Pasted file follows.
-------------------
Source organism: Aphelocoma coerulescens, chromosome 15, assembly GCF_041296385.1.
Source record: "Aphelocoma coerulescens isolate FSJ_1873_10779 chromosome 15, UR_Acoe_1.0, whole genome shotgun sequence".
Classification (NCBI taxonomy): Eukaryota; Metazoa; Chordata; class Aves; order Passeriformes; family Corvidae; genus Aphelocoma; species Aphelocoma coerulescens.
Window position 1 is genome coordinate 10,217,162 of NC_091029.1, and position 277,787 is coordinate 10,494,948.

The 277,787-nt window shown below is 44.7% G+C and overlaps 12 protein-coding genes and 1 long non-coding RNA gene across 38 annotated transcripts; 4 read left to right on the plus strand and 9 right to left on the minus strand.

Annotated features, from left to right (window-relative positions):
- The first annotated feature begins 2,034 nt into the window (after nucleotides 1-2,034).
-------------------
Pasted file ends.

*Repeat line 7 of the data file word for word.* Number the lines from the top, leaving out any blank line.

- The first annotated feature begins 2,034 nt into the window (after nucleotides 1-2,034).